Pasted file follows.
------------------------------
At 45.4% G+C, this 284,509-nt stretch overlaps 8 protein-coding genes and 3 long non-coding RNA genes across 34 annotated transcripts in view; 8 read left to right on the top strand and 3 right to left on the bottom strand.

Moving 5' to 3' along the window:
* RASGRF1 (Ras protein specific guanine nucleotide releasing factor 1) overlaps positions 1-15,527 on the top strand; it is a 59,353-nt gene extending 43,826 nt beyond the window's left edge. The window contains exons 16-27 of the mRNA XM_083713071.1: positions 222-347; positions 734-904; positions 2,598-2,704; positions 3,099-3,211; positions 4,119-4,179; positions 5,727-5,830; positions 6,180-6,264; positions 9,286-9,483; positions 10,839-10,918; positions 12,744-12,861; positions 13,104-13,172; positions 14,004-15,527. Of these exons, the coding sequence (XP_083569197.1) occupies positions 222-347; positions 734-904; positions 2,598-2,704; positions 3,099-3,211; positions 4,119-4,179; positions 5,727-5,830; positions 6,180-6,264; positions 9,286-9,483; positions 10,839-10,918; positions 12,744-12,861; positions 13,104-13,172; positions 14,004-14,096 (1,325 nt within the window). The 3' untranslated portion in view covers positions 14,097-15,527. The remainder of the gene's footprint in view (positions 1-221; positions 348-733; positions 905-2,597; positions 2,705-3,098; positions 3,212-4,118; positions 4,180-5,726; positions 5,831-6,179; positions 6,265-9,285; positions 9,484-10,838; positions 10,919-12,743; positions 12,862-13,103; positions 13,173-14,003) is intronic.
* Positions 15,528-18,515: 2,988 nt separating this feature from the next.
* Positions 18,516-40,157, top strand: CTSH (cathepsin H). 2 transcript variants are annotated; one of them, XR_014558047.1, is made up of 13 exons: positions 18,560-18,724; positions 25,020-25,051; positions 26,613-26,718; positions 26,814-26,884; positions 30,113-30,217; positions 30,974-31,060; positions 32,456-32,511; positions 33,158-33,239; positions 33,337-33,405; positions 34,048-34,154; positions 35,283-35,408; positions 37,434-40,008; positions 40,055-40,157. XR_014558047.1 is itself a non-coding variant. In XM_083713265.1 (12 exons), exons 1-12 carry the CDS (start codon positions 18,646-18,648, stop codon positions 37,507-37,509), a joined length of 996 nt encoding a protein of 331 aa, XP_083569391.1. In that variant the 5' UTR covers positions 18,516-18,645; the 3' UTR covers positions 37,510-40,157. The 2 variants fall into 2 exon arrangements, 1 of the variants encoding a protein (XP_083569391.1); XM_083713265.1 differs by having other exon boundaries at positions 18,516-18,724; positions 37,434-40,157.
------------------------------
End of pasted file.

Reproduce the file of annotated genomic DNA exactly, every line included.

At 45.4% G+C, this 284,509-nt stretch overlaps 8 protein-coding genes and 3 long non-coding RNA genes across 34 annotated transcripts in view; 8 read left to right on the top strand and 3 right to left on the bottom strand.

Moving 5' to 3' along the window:
* RASGRF1 (Ras protein specific guanine nucleotide releasing factor 1) overlaps positions 1-15,527 on the top strand; it is a 59,353-nt gene extending 43,826 nt beyond the window's left edge. The window contains exons 16-27 of the mRNA XM_083713071.1: positions 222-347; positions 734-904; positions 2,598-2,704; positions 3,099-3,211; positions 4,119-4,179; positions 5,727-5,830; positions 6,180-6,264; positions 9,286-9,483; positions 10,839-10,918; positions 12,744-12,861; positions 13,104-13,172; positions 14,004-15,527. Of these exons, the coding sequence (XP_083569197.1) occupies positions 222-347; positions 734-904; positions 2,598-2,704; positions 3,099-3,211; positions 4,119-4,179; positions 5,727-5,830; positions 6,180-6,264; positions 9,286-9,483; positions 10,839-10,918; positions 12,744-12,861; positions 13,104-13,172; positions 14,004-14,096 (1,325 nt within the window). The 3' untranslated portion in view covers positions 14,097-15,527. The remainder of the gene's footprint in view (positions 1-221; positions 348-733; positions 905-2,597; positions 2,705-3,098; positions 3,212-4,118; positions 4,180-5,726; positions 5,831-6,179; positions 6,265-9,285; positions 9,484-10,838; positions 10,919-12,743; positions 12,862-13,103; positions 13,173-14,003) is intronic.
* Positions 15,528-18,515: 2,988 nt separating this feature from the next.
* Positions 18,516-40,157, top strand: CTSH (cathepsin H). 2 transcript variants are annotated; one of them, XR_014558047.1, is made up of 13 exons: positions 18,560-18,724; positions 25,020-25,051; positions 26,613-26,718; positions 26,814-26,884; positions 30,113-30,217; positions 30,974-31,060; positions 32,456-32,511; positions 33,158-33,239; positions 33,337-33,405; positions 34,048-34,154; positions 35,283-35,408; positions 37,434-40,008; positions 40,055-40,157. XR_014558047.1 is itself a non-coding variant. In XM_083713265.1 (12 exons), exons 1-12 carry the CDS (start codon positions 18,646-18,648, stop codon positions 37,507-37,509), a joined length of 996 nt encoding a protein of 331 aa, XP_083569391.1. In that variant the 5' UTR covers positions 18,516-18,645; the 3' UTR covers positions 37,510-40,157. The 2 variants fall into 2 exon arrangements, 1 of the variants encoding a protein (XP_083569391.1); XM_083713265.1 differs by having other exon boundaries at positions 18,516-18,724; positions 37,434-40,157.